Now that the administration’s campaign to stop the spread of Ebola and “degrade and destroy” ISIS are going so swimmingly, let’s take a quick look at how Obama is kicking major butt in the rest of the world.
Back in July, I posted on how Hungary was moving slowly and inexorably into Moscow’s orbit. NATO, for the Democrats reading this, is a NATO member. Moscow is not a friend. This is really not a good thing.
Now the Washington Post’s Jackson Diehl reports that the shift of Eastern Europe, particularly NATO members, to a stance of not offending Moscow has reached the status of an absolute route. Poland, the Czech Republic, and Slovakia are all breaking their necks to come to terms with Putin.
Diehl makes this observation:
Remarkably, the wobbling in Eastern Europe comes only a decade after NATO’s big 2004 expansion and a dozen years after Poland and the Czech Republic gratefully and enthusiastically backed the U.S. invasion of Iraq. What happened? As Robert Coalson of Radio Free Europe suggested, one answer can be found in the “open letter” political leaders and intellectuals from those countries sent to Obama in July 2009, when, during his first year in office, he launched his “reset” with Putin’s regime.
“Many American officials have now concluded that our region is fixed once and for all,” the letter warned. “That view is premature.”
Obama, it went on, was making a mistake to put relations with central and eastern Europe on a back burner. The elites rising in post-Soviet countries “may not share the idealism — or have the same relationship to the United States — as the generation who led the democratic transition.” Moreover, Russia, far from being a suitable partner, “is back as a revisionist power pursuing a 19th-century agenda with 21st-century tactics and methods.”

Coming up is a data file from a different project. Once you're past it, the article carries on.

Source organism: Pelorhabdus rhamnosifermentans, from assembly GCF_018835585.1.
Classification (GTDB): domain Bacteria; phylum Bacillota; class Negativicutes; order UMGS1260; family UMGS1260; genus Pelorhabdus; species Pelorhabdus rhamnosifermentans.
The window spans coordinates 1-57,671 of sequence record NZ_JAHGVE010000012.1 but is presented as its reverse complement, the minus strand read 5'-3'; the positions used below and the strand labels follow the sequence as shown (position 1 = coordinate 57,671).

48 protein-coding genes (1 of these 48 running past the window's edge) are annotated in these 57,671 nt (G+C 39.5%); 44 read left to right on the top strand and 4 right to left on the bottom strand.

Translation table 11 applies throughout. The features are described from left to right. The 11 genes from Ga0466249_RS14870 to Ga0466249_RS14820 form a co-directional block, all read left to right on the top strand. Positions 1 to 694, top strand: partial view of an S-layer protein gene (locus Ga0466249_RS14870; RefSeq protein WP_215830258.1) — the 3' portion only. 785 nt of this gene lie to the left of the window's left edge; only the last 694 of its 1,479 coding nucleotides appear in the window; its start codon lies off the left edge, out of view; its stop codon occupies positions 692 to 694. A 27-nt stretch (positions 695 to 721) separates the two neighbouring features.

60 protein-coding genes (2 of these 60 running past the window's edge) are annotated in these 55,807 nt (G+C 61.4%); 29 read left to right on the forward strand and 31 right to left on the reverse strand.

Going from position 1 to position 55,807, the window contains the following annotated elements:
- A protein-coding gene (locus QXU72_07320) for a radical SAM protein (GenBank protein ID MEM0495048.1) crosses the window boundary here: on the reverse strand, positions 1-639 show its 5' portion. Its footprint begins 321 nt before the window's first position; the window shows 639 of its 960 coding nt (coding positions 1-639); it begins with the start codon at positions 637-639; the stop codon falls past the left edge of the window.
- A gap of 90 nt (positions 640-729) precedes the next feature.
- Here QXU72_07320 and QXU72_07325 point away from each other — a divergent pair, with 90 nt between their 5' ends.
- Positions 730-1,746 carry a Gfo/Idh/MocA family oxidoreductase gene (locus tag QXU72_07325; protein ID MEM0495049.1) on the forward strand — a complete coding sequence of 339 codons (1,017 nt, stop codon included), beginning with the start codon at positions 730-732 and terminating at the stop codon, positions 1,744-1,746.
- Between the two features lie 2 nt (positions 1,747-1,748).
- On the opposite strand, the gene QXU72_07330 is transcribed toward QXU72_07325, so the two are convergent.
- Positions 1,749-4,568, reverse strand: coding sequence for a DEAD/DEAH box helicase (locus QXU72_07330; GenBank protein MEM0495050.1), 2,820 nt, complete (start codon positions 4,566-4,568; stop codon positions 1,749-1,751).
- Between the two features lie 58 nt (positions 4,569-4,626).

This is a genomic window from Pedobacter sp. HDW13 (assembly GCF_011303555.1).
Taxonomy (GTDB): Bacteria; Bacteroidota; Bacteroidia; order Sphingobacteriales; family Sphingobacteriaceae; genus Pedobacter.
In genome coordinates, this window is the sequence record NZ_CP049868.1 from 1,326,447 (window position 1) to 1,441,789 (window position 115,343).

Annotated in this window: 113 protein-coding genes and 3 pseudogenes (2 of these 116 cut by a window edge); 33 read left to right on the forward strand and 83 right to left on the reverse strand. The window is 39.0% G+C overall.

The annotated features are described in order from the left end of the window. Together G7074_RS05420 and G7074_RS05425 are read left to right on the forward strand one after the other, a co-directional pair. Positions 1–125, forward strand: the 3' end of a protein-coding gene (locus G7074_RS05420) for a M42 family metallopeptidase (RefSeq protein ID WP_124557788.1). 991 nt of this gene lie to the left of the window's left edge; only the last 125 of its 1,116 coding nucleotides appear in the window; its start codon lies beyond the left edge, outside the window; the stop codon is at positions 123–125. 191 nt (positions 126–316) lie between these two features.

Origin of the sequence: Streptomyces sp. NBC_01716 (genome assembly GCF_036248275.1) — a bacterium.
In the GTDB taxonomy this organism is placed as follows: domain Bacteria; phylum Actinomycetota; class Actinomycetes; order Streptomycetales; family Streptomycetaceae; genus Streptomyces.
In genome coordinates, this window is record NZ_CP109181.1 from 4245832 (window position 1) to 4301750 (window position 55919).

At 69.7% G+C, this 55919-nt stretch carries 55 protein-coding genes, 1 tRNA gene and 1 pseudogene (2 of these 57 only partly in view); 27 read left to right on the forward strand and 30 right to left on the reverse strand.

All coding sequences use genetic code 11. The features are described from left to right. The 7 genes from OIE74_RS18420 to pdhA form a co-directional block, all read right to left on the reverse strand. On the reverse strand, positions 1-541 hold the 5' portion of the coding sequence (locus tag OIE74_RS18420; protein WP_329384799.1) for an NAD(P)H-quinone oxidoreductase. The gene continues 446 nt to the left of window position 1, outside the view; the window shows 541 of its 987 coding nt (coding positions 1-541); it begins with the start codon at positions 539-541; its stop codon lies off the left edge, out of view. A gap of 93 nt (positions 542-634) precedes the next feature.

Obama and his aides furiously dismissed those warnings, angrily telling the open letter’s authors they were suffering from “Russophobia.” Five years later, Obama repeats their diagnosis of Putin as his own wisdom. But it may be too late: The “Russophobes” of an expanded NATO have been replaced, in more than a few capitals, with Putin-appeasers.
So, Obama knows more about Easter Europe than the Eastern Europeans.
Surely things are going better in Asia.
In August, Russia conducted military exercises on an island which Japan claims as its own. China has built and modernized a navy that has, at least, regional parity with the US Navy. A soon to be released Congressional report says China is expanding its influence everywhere and building the military might to defend its interests:
China’s decades-long buildup of strategic and conventional military forces is shifting the balance of power in Asia in Beijing’s favor and increasing the risk of a conflict, according to a forthcoming report by a congressional China commission.
China’s military has greatly expanded its air and naval forces and is sharply increasing its missile forces, even while adopting a more hostile posture against the United States and regional allies in Asia, states a late draft of the annual report of the bipartisan U.S.-China Economic and Security Review Commission.
As a result, “the potential for security miscalculation in the region is rising,” the report said, using the euphemism for a conflict or shootout between Chinese forces and U.S. forces or those of its regional allies.
The report paints an alarming picture of China’s growing aggressiveness and expanding power, including development of two new stealth jets, the first deployment of a naval expeditionary amphibious group to the Indian Ocean, and aerial bombing exercises held in Kazakhstan.
China’s communist government also views the United States as its main adversary—despite strong trade and financial links between the two countries, the report says.
The task Reagan faced in cleaning up after Jimmy Carter pales by comparison to what the next president will have to contend with after the disastrous reign by an administration of fools and incompetents.